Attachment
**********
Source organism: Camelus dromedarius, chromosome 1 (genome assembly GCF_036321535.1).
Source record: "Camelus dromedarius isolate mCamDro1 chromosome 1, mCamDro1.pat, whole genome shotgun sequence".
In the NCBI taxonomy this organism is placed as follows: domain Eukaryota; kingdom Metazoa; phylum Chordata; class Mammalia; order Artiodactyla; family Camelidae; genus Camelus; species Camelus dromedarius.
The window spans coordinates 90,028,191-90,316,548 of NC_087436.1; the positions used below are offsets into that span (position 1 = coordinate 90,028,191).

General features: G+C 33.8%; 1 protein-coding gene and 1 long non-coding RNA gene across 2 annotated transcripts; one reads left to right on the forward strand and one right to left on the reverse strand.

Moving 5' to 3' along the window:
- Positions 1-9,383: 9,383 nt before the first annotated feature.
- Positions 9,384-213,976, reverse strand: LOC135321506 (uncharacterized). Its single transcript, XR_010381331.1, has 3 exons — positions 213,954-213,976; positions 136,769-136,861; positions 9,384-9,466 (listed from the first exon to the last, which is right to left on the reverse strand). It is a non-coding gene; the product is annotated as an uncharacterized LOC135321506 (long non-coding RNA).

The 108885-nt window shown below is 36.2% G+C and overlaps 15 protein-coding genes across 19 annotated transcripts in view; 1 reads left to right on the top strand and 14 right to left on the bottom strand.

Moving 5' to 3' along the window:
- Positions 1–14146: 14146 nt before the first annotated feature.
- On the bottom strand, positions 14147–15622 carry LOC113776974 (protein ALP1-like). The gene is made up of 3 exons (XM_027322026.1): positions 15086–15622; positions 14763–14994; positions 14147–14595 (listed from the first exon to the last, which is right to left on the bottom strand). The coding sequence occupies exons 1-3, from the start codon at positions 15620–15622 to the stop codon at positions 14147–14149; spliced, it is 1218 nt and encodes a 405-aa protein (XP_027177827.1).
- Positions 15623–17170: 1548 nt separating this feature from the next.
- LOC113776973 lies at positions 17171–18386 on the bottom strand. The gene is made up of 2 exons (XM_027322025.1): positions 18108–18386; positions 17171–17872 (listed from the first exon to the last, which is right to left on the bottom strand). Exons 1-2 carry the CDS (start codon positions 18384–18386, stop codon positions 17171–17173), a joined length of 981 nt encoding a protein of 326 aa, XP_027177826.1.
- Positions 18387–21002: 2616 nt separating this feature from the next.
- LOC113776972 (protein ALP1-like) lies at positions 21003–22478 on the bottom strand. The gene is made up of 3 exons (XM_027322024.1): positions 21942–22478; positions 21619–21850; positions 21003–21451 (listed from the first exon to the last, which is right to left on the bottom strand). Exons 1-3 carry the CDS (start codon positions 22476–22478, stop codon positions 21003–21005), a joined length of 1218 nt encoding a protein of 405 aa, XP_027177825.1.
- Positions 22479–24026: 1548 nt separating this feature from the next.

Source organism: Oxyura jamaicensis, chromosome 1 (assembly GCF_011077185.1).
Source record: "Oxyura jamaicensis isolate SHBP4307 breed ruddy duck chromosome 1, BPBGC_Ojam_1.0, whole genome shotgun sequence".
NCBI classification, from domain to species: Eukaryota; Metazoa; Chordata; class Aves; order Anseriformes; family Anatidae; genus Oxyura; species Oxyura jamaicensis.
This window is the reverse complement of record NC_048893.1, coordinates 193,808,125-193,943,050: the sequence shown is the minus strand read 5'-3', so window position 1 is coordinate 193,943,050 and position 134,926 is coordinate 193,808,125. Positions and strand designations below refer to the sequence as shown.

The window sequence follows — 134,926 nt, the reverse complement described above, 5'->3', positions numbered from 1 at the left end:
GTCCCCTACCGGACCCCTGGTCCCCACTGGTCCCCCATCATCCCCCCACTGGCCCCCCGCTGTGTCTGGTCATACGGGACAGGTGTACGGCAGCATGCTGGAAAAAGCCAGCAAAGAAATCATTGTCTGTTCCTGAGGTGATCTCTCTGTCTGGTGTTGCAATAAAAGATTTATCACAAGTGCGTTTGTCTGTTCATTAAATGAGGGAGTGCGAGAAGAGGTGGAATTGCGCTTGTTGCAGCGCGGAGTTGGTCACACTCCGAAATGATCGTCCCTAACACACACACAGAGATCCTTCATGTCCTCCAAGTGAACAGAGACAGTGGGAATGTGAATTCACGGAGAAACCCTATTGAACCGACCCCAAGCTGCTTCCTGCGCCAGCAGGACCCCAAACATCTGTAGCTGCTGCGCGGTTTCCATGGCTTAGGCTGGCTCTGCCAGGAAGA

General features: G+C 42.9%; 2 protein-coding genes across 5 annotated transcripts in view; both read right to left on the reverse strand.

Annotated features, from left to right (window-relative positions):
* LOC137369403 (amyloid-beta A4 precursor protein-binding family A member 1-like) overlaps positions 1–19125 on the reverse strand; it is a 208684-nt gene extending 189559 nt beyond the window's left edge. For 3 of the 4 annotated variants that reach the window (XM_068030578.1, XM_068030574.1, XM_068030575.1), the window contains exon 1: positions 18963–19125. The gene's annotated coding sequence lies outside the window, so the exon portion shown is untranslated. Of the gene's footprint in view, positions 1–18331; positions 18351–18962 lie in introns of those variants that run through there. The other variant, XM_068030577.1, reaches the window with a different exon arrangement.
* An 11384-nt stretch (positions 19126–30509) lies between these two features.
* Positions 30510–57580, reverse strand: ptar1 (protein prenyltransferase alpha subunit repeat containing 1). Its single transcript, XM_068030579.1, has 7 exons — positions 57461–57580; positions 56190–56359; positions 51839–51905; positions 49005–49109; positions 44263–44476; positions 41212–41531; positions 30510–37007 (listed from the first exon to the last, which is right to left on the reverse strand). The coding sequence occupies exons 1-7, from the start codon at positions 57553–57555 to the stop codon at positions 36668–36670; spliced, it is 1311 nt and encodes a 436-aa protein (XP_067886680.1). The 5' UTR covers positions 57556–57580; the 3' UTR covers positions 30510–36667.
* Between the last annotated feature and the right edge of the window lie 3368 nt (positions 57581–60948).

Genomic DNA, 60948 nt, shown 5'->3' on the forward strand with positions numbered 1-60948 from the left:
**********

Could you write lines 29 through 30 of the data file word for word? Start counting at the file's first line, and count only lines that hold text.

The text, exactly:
* Between the last annotated feature and the right edge of the window lie 3368 nt (positions 57581–60948).

Genomic DNA, 60948 nt, shown 5'->3' on the forward strand with positions numbered 1-60948 from the left: